One thing these books all have in common is wonderful covers, and enticing blurbs. I think I’m a bit of a fiend for a good book cover. An intriguing author photo helps too, sometimes. I usually end up being drawn to books with a focus on history (particularly medieval or ‘early modern’, or whatever it is they’re calling the Renaissance nowadays), or perhaps with a supernatural/folklore-ish flavour, and of course I can’t help but indulge myself when I pass near the SF/Fantasy shelves – you can’t really beat SF/Fantasy books for excellent cover art. I think my love of a good book jacket is another reason why I just can’t warm to e-readers; it’s just not the same when all you’re looking at is pixels on a screen. Sometimes, though, I do feel short-changed when a blurb, a beautiful cover, or even reviews, lead me to believe a book is going to be life-changingly brilliant, and it turns out not to be the case. A recent example was ‘1Q84’, by the normally mind-bogglingly amazing Haruki Murakami. For months in advance of publication, I’d read reviews which told of this book becoming an instant bestseller in Japan; it had sold a million copies before it had even been printed. Advance reviews promised wonderful things. As well as that, I’ve savoured so many of his past works that I was practically foaming at the mouth to get my hands on ‘1Q84’ – such was my ardour that I couldn’t even wait for Books 1 & 2 (published together) to become available in paperback. I had to have the hardback, and I left it for ages on my bookshelf, like a treat to myself. I even bought the hardback Book 3, so they’d look pretty together on the shelf.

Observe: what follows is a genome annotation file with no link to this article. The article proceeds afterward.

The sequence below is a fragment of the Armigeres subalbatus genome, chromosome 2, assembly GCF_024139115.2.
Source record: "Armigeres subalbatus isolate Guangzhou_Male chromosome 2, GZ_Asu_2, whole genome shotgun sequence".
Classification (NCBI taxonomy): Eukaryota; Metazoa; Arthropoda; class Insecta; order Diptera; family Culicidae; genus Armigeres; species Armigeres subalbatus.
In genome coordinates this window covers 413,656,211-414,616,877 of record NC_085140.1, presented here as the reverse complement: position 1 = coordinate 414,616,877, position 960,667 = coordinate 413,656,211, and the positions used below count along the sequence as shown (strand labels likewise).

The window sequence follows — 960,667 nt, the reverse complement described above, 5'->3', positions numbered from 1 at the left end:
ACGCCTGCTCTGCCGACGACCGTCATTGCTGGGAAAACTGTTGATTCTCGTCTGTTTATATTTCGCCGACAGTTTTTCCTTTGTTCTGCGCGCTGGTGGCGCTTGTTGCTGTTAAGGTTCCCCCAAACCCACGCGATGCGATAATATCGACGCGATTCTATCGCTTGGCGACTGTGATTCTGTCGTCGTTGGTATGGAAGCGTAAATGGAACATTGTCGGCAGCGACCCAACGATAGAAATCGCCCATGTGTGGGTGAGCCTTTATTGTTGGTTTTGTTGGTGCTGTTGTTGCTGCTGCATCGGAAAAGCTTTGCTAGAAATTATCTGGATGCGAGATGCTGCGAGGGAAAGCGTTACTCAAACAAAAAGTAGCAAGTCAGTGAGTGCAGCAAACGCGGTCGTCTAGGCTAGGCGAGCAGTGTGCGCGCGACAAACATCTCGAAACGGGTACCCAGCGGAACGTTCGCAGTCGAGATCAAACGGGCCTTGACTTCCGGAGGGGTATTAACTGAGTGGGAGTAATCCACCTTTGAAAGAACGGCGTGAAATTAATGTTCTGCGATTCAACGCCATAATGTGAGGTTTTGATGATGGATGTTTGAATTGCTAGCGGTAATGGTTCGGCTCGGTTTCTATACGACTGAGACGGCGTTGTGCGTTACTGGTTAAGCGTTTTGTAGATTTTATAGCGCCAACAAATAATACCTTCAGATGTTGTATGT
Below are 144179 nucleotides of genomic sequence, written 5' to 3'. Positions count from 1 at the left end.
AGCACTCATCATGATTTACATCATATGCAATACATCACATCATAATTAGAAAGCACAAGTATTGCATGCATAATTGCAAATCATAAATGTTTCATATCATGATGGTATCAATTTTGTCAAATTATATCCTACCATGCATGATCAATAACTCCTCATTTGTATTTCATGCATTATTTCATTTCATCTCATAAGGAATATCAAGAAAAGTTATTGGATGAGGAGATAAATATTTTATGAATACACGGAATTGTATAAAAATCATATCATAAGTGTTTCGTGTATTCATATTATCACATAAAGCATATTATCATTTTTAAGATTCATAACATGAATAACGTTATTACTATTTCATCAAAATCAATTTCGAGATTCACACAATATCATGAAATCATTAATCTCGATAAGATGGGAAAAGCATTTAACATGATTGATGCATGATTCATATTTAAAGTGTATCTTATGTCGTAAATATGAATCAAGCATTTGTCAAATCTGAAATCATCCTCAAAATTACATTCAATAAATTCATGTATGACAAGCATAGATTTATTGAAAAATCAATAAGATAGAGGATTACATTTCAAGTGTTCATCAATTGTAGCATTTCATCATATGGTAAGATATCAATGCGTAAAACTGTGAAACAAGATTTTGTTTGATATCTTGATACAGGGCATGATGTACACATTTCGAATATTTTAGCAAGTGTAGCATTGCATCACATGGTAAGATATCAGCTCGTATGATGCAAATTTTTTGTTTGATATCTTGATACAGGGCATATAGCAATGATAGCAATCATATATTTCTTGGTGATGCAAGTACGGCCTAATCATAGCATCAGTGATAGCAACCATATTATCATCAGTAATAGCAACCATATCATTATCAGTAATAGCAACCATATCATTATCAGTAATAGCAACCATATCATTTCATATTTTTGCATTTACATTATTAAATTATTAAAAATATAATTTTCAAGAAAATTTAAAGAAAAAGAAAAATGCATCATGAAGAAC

Well, they do look pretty. But…
I just don’t know. Perhaps it was the anticipation, or perhaps it was the fact that I usually love his work and was fully primed to love this, too. Maybe it was the fact that I adored Book 1 and thought Book 2 was reasonably good, but by the time it came to Book 3, and I realised I had hundreds of pages of drawn-out, samey story to trudge through before the wholly unsatisfactory ending, that I felt my enthusiasm for it had been sucked right out of me. There are characters in the books called Little People, for instance, who are supposed to be evil, threatening and spooky – but to an Irish reader, all that ‘Little People’ conjurs up is bad old movies about leprechauns, and folklore about fairies. I just couldn’t get behind them as the source of all horror, or whatever it is Murakami intended them to be. After the ten millionth time they’re mentioned, I just wanted to eat the book rather than finish it, but I persevered. I’m glad I did, but I really don’t know if I’d recommend it to anyone else. It was a lesson, perhaps, not to be sucked in completely by a beautiful cover and great reviews. Normally, of course, you can rely on your past experience of an author – in this case, I didn’t feel it was so clear cut. ‘1Q84’ definitely was not up to the standard of a Murakami masterwork like ‘Hard Boiled Wonderland and the End of the World’, which is a book I’d recommend to anyone who’s willing to let logic fly out the window and who’s looking for a mind-expanding read.
So. Are there any hard book lessons you’ve learned? Anything you’ve read that you’d rather have left unfinished, or anything you wish you could’ve finished but haven’t yet managed to, for whatever reason? And what is the all-important hook, the thing you just can’t resist, when it comes time to make a book purchase?
Do tell. I’m all ears.